Friday, March 6, 2009
Anniversary of the Battle of Natural Bridge, Florida
Today is the 144th anniversary of the Battle of Natural Bridge, Florida. Fought on March 6, 1865, the battle preserved Tallahassee's status as the only Southern capital east of the Mississippi not conquered by Union forces during the Civil War.
One of the last significant Confederate victories of the war, the battle took place along the banks of the St. Marks River south of Tallahassee. Blocked from using a bridge downstream nearer the coast, Union General John Newton marched up the east bank of the river to the Natural Bridge, hoping to cross the St. Marks and strike the railroad line between Tallahassee and St. Marks.
Despite his later denials, his plan was to break the railroad and then advance on Tallahassee, taking Florida's capital, before pushing on to Thomasville, Georgia, where he believed thousands of Union prisoners of war were held. There had been a prison in Thomasville, but Newton did not know it had been evacuated by the time of his expedition.
The Federal troops were blocked at the Natural Bridge by a large Confederate force made up of the 1st Florida Reserves, the 1st Florida Militia, the Milton and Kilcrease Light Artillery batteries, the Cadets from the West Florida Seminary (today's Florida State University) and companies from both the 2nd and 5th Florida Cavalries. A detachment of sailors from the Confederate gunboat C.S.S. Spray and another detachment of men from Campbell's Siege Artillery also served as infantrymen during the battle.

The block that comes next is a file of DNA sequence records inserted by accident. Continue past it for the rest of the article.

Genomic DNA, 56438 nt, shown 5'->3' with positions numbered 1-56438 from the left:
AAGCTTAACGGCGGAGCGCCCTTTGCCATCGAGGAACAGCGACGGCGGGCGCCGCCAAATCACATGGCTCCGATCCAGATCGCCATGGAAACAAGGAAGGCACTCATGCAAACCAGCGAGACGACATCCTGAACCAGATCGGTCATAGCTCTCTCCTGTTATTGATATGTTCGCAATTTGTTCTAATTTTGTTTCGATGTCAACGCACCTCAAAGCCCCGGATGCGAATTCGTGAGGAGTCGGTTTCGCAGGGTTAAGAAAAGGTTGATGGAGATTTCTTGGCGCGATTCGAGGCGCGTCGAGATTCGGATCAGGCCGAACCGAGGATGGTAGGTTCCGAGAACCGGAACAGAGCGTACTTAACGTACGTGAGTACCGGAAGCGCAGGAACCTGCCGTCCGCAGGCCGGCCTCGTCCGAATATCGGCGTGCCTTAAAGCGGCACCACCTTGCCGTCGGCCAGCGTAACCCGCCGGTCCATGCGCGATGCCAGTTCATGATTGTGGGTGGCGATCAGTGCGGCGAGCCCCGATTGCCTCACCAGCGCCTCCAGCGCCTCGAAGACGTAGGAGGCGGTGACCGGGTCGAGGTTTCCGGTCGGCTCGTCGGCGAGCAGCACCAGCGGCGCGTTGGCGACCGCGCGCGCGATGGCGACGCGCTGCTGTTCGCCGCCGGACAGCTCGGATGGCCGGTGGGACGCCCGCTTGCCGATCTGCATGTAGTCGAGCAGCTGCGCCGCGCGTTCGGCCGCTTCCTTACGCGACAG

The Union force consisted of the 2nd and 99th U.S. Colored Infantries, a dismounted battalion from the 2nd Florida U.S. Cavalry, and a detachment of sailors that manned the Federal artillery during the battle.
The site today is preserved as the Natural Bridge Battlefield Historic State Park. Located near the town of Woodville south of Tallahassee, the park includes monuments, preserved earthworks, a picnic area and beautiful views of the St. Marks River. The park hosts its annual memorial services and battle reenactment over the weekend, with events set for both Saturday and Sunday. The main events will take place on Sunday with a memorial service at 1 p.m. (Eastern), followed by the main battle reenactment.
To learn more about the battle, please visit www.exploresouthernhistory.com/nbindex.